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Hunting Hugo Chavez
Conn Hallinan - 10/30/2006
There are times when the tensions between Venezuela and the Bush Administration seem closer to Commedia dell'arte than politics. Venezuelan President Hugo Chavez compares President George W. Bush to the devil, right down to the smell of sulfur during a speech at the UN General Assembly. Homeland Security responds by strip-searching Nicolás Maduro Moros, Venezuela's foreign minister, at JFK airport. Venezuela seizes 176 pounds of frozen chicken on its way to the U.S. Embassy in Caracas.

Chavez-China Oil Deal May Produce Unsuspected Winners
Trevor Houser - 9/9/2006
The Venezuelan president announced plans to increase oil exports to China tenfold over the next five years, with the expectation that China will invest in the nation's oil infrastructure, particularly in developing the reserves of the Orinoco Belt. The heavy tar-like reserves, which require special technology to extract, amount to about 20 percent of the global oil supply. But any agreement between China and Venezuela does not necessarily mean less oil for other countries, particularly the US, which has had a rocky relationship with the Chávez administration. China lacks the technological abil...

Chavez, Oil and American anxiety
Abid Mustafa - 1/17/2006
Once again tensions have surfaced between Hugo Chavez, the leader of Venezuela, and the Bush administration. Amid rumours of a planned US coup against the Venezuelan government, Chavez has again come out to publicly deride the US. On Jan.10, 2006, President Hugo Chavez said that the US administration is the principal threat for Venezuela today. He also noted that should a US invasion occur, "it would be crazy, they would certainly be defeated." Such bellicose statements have come to define the deteriorating relationship between the Chavez and the Bush administration.

Chavez's Inspiration - Simon Bolivar
Sam Vaknin, Ph.D. - 9/8/2005
Simon Bolivar (1783-1830) is a Latin American folk hero, revered for having been a revolutionary freedom fighter, a compassionate egalitarian and a successful politician. He is credited with the liberation from Spanish colonial yoke of Venezuela, Colombia, Ecuador, Peru, and Bolivia, a country named after him. Venezuela's new strongman, Hugo Chavez, renamed his country The Bolivarian republic of Venezuela to reflect the role of his "Bolivarian revolution".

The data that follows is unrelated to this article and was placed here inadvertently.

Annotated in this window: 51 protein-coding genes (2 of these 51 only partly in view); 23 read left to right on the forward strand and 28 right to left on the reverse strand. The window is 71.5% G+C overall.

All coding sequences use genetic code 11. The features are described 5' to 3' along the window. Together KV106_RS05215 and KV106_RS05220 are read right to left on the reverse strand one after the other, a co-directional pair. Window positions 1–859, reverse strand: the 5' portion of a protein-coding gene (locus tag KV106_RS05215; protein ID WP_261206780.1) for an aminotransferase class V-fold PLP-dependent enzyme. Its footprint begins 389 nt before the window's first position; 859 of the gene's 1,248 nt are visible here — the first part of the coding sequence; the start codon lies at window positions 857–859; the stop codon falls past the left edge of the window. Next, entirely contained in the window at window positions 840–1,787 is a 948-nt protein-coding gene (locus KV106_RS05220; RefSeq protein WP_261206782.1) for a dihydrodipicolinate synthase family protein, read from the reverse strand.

What to Do About Hugo Chavez?
Tom Barry - 9/3/2005
As President Hugo Chavez adeptly leverages Venezuela’s oil wealth to forge an array of regional alliances that leave the United States out in the cold, U.S. – Venezuela tensions are heating up. Boosted by the rising prices of oil and the deepening regional anger over U.S. imperial arrogance, Chavez has proved able not only to construct a counter-hegemonic constituency in Venezuela among the country’s poor majority but also to piece together a regional network that is challenging U.S. political and economic dominance. Uncle Sam is becoming the odd man out in the hemisphere claimed as U.S. domain since the early 19 th century.

Hugo Chavez's Threat to U.S. Security and Regional Stability
Frederick Stakelbeck, Jr. - 2/20/2005
Although their actions have slipped largely under the radar screen due to America's continuing duties in the War on Terror and in Iraq, Venezuelan President Hugo Chavez and his minions have initiated an aggressively anti-American campaign in recent months that poses a direct threat to the security of the United States.



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